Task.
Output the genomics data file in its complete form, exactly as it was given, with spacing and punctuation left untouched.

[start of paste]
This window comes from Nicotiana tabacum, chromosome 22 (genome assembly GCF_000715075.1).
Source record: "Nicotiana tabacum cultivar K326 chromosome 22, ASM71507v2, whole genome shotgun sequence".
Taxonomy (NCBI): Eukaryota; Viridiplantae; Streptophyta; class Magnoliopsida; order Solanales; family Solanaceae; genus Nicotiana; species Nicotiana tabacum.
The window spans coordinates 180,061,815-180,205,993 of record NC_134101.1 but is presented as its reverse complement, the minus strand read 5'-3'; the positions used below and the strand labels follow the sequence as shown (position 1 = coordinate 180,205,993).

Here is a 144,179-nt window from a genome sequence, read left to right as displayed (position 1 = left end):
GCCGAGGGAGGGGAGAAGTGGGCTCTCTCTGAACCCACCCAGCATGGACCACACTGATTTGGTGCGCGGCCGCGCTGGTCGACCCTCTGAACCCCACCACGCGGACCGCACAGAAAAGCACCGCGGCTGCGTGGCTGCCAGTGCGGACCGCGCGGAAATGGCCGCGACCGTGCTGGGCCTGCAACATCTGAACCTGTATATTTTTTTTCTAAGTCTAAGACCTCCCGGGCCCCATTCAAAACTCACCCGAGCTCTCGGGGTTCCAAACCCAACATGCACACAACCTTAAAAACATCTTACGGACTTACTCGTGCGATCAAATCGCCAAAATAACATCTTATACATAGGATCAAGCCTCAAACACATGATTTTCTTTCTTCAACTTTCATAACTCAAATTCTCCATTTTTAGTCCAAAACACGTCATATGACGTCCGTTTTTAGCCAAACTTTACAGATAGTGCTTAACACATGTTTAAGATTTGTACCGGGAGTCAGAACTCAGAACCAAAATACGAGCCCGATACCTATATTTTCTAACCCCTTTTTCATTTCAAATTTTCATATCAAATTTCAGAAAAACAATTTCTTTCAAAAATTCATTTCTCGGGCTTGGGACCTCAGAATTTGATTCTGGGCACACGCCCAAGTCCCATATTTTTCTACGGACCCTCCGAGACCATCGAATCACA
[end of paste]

This window comes from Nicotiana tabacum, chromosome 22 (genome assembly GCF_000715075.1).
Source record: "Nicotiana tabacum cultivar K326 chromosome 22, ASM71507v2, whole genome shotgun sequence".
Taxonomy (NCBI): Eukaryota; Viridiplantae; Streptophyta; class Magnoliopsida; order Solanales; family Solanaceae; genus Nicotiana; species Nicotiana tabacum.
The window spans coordinates 180,061,815-180,205,993 of record NC_134101.1 but is presented as its reverse complement, the minus strand read 5'-3'; the positions used below and the strand labels follow the sequence as shown (position 1 = coordinate 180,205,993).

Here is a 144,179-nt window from a genome sequence, read left to right as displayed (position 1 = left end):
GCCGAGGGAGGGGAGAAGTGGGCTCTCTCTGAACCCACCCAGCATGGACCACACTGATTTGGTGCGCGGCCGCGCTGGTCGACCCTCTGAACCCCACCACGCGGACCGCACAGAAAAGCACCGCGGCTGCGTGGCTGCCAGTGCGGACCGCGCGGAAATGGCCGCGACCGTGCTGGGCCTGCAACATCTGAACCTGTATATTTTTTTTCTAAGTCTAAGACCTCCCGGGCCCCATTCAAAACTCACCCGAGCTCTCGGGGTTCCAAACCCAACATGCACACAACCTTAAAAACATCTTACGGACTTACTCGTGCGATCAAATCGCCAAAATAACATCTTATACATAGGATCAAGCCTCAAACACATGATTTTCTTTCTTCAACTTTCATAACTCAAATTCTCCATTTTTAGTCCAAAACACGTCATATGACGTCCGTTTTTAGCCAAACTTTACAGATAGTGCTTAACACATGTTTAAGATTTGTACCGGGAGTCAGAACTCAGAACCAAAATACGAGCCCGATACCTATATTTTCTAACCCCTTTTTCATTTCAAATTTTCATATCAAATTTCAGAAAAACAATTTCTTTCAAAAATTCATTTCTCGGGCTTGGGACCTCAGAATTTGATTCTGGGCACACGCCCAAGTCCCATATTTTTCTACGGACCCTCCGAGACCATCGAATCACA